Companies routinely spend millions of dollars — between 1 and 3 percent of their revenue — on the creation of paper documents. However, very few companies today measure and control this critical element of their IT spending budget. In fact, from our experience, most companies cannot estimate the number of printer and copier assets they own within 25 percent of the actual number.
Because printing costs and investments are largely invisible, most organizations have dramatically underestimated their costs and have overinvested in equipment. As a result, a huge savings opportunity exists when the right technology is in place.
Our 20 years of experience in the business have shown that the average 10,000-person firm can achieve more than $1.5 million in savings per year by implementing a strategic print optimization program. Larger organizations can save significantly higher amounts. Furthermore, many companies can easily reduce their printing costs by up to 30 percent while improving employee productivity. In different terms, it’s realistic to expect that companies can save between $360 and $600 per employee annually.
The concept of reducing print to save money and shrink a company’s ecological footprint is not new, but because most organizational leaders don’t think strategically about printing, they often don’t challenge or even measure their organizations’ printing costs and volumes.
When printing goes unchecked, it has a way of getting out of hand. Simple questions go unanswered. Do you know how much is being printed — and how much it costs? Which employees and applications are generating the most print? What is being printed, and is it all business-related?
Here are four ways you can begin to put an end to wasteful printing:
- Establish a baseline by monitoring your printing volumes and costs.
Again, many organizations don’t track their printing costs closely, if at all, so they don’t have a realistic view of what they spend on printing annually. These organizations can save a lot of money by implementing the right solution, which will reveal the hidden costs of uncontrolled printing.
Printing documents is expensive, but many employees view it as free. Seeing just how much of your budget it consumes can be eye-opening (or jaw-dropping).
But you can’t make improvements without truly understanding your current state, and to fully comprehend how much you’re spending, you need to drill down to hard numbers. This first step is remarkably easy to implement, and companies can start seeing savings almost immediately.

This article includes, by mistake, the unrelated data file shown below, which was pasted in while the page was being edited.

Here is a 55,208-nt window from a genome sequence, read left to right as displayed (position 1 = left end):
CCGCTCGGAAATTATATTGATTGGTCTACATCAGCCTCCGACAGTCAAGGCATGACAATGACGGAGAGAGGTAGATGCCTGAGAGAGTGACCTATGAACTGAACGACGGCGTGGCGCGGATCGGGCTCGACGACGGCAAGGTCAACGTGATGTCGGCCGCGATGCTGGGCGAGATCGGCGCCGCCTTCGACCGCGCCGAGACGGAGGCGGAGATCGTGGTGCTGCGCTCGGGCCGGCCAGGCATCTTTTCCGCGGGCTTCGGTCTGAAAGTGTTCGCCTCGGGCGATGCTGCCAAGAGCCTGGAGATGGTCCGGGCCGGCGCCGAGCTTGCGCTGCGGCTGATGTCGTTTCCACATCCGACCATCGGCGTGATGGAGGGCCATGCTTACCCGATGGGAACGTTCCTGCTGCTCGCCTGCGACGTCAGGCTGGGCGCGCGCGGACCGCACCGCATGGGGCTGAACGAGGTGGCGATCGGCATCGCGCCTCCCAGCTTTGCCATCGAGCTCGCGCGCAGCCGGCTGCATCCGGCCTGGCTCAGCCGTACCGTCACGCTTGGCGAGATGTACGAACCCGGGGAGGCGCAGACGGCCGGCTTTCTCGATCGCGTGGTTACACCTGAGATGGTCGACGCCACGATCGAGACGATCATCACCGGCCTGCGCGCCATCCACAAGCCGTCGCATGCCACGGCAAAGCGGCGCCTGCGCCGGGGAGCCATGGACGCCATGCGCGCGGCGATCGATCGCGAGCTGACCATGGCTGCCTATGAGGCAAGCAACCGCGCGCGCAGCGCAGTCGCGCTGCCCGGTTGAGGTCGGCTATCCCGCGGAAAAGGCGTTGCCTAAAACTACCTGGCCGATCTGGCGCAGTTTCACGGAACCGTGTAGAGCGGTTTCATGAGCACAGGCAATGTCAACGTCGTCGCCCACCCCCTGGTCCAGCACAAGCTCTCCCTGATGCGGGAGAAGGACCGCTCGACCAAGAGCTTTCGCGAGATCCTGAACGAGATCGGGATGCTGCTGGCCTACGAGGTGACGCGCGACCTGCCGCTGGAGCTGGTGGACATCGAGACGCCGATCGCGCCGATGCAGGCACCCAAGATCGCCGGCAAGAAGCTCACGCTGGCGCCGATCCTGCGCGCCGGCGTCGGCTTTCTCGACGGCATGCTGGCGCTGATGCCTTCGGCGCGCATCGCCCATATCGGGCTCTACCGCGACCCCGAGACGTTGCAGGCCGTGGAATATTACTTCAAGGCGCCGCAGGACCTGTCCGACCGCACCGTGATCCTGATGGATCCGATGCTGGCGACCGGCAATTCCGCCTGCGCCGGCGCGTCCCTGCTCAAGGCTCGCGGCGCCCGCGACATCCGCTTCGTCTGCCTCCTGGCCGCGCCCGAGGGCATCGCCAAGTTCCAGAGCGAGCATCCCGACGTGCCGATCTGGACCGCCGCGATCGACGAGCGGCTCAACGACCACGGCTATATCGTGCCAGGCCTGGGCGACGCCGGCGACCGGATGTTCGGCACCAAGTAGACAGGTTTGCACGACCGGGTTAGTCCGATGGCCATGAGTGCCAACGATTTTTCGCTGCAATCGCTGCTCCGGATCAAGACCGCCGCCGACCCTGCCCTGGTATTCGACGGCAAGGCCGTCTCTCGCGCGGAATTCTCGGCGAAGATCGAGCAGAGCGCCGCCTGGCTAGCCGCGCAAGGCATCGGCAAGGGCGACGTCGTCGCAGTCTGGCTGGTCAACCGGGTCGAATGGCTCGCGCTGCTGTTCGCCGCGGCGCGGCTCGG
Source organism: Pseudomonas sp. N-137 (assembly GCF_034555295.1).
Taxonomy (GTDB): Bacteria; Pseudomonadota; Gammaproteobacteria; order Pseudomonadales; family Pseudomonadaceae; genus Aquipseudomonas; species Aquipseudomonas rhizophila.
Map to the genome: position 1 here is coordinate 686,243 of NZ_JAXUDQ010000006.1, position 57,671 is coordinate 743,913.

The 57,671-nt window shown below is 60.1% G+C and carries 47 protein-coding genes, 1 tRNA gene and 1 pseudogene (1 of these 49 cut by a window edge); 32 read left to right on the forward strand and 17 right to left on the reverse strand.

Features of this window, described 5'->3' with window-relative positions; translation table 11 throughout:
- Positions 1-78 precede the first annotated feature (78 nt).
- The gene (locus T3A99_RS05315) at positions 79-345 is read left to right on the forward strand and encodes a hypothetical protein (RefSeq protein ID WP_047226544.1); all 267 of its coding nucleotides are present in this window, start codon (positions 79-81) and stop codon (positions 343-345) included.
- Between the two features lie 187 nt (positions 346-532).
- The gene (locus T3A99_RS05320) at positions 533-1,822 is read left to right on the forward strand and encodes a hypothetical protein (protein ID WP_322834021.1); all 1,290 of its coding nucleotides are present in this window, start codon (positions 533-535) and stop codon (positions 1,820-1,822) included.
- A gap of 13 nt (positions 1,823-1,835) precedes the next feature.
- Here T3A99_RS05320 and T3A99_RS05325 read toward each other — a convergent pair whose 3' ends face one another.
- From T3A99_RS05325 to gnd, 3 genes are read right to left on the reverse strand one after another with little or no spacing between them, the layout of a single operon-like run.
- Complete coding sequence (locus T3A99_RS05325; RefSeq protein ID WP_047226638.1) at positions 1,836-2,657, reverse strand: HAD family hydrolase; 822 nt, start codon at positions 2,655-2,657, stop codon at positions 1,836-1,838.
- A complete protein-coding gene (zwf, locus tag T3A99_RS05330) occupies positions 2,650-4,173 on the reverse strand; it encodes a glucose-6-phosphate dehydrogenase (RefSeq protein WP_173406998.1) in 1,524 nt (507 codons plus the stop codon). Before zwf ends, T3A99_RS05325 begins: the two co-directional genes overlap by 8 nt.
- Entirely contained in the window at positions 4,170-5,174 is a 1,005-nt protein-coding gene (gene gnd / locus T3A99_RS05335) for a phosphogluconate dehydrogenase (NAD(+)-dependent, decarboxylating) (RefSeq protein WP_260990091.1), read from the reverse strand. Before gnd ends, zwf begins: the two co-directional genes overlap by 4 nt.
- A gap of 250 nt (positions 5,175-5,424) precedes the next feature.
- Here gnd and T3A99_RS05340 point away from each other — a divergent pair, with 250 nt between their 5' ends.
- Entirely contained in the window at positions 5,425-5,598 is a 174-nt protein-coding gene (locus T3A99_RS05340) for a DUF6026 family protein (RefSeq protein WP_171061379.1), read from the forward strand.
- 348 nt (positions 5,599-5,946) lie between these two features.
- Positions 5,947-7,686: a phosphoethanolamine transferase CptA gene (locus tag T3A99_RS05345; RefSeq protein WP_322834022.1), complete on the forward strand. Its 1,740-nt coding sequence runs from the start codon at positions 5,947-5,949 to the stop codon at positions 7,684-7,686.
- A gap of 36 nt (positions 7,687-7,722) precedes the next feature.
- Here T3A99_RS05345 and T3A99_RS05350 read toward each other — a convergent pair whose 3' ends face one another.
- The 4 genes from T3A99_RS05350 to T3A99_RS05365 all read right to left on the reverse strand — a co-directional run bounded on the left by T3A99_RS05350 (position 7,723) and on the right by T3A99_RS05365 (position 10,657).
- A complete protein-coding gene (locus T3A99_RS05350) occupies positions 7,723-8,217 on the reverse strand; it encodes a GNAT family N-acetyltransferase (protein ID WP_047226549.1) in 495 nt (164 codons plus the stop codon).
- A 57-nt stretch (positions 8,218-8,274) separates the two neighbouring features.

Having the right technology to track your enterprise-wide printing activity and costs — at the user and device levels — is essential. It also helps to partner with a print expert to explain what all the data points mean and what you can do to make improvements.
If your organization is large, the big picture can be a bit discouraging. However, the good news is that the more you’ve been wasting, the more you can start saving. And it doesn’t have to cost you anything to see this big picture.
- Create a campaign to build awareness and instill a “less print” mindset.
The most significant factor in reducing print is the people who use the equipment, not the equipment itself. When companies set out to cut printing costs, they often focus on devices and the ink and toner they consume. This is a good start, but even the most efficient equipment will be wasteful if it’s not used appropriately.
Keep in mind that devices don’t print; people do. If you’re not managing people, you’re not managing print (and you’re leaving half your savings on the table). The focus should be on the demand side, not just the device side.
People print for two reasons: because they want to (convenience) or because they have to (process). Raising employee awareness about printing and educating them on simple approaches to change can have a significant impact — especially with regard to convenience printing.
When you communicate new printing policies to employees, emphasize the positive effects that more mindful printing will have on the company’s bottom line and carbon footprint. Be sure to have managers at every level encourage their employees to “think before they print” and consider ways to print less. To drive this change, you need to arm your managers with reports that outline all printing activity and costs for their departments.